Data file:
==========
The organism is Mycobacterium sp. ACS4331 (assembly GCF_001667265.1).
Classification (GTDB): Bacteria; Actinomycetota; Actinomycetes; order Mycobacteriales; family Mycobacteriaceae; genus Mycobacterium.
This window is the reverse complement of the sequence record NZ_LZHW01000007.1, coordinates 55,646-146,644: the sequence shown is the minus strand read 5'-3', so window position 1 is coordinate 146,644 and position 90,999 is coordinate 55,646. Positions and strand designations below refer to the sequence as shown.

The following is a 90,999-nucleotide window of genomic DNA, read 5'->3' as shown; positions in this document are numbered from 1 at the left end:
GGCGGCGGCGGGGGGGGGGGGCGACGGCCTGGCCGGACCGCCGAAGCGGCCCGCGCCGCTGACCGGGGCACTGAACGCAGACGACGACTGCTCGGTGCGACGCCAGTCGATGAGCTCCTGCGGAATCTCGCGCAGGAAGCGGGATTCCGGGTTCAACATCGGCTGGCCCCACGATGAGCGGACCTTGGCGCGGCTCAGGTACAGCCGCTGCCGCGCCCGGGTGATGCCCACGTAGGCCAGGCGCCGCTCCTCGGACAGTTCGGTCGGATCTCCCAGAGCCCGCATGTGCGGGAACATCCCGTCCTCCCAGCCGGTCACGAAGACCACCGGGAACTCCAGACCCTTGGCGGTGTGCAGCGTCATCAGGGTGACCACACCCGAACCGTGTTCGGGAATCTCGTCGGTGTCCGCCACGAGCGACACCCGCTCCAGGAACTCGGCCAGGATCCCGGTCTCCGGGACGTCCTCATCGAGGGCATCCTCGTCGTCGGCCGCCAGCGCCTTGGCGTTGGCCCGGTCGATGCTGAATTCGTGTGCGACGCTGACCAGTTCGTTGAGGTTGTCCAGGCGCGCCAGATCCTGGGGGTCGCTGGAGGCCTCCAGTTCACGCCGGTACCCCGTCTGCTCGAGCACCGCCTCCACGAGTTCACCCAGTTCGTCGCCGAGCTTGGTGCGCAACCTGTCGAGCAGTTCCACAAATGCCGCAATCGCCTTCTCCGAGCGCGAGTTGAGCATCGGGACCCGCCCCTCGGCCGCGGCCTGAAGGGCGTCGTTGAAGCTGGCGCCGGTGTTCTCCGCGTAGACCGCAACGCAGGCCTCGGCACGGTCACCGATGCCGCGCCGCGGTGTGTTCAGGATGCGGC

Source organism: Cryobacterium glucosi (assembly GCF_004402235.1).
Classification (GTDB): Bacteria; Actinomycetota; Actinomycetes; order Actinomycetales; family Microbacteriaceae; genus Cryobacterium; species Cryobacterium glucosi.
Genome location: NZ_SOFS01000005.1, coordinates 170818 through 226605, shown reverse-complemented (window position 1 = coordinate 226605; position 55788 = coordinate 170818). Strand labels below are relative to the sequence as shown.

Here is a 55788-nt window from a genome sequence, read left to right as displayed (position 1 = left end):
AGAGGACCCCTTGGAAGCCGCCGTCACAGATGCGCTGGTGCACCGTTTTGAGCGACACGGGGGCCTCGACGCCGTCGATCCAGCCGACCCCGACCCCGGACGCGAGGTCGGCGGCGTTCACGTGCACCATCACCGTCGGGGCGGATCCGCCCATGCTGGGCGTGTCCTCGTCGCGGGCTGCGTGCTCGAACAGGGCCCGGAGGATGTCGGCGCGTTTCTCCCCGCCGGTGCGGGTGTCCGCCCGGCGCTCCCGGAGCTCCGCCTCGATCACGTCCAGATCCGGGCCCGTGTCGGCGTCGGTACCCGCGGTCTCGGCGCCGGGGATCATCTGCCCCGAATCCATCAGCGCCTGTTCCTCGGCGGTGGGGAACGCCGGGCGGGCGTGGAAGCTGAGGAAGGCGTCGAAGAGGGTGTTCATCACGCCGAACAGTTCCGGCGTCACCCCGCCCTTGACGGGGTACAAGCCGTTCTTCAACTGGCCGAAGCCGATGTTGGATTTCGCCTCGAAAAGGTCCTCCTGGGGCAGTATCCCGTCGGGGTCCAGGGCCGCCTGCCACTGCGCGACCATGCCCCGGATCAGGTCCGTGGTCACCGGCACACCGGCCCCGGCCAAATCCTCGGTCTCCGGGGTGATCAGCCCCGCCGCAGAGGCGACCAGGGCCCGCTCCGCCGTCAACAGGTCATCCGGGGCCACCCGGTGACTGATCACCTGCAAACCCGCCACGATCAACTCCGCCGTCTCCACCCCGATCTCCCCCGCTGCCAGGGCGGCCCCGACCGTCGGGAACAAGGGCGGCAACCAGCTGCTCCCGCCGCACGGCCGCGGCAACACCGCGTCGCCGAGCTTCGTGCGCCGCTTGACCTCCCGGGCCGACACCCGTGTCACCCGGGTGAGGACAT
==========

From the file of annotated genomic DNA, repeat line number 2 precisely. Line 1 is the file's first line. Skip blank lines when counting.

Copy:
Classification (GTDB): Bacteria; Actinomycetota; Actinomycetes; order Mycobacteriales; family Mycobacteriaceae; genus Mycobacterium.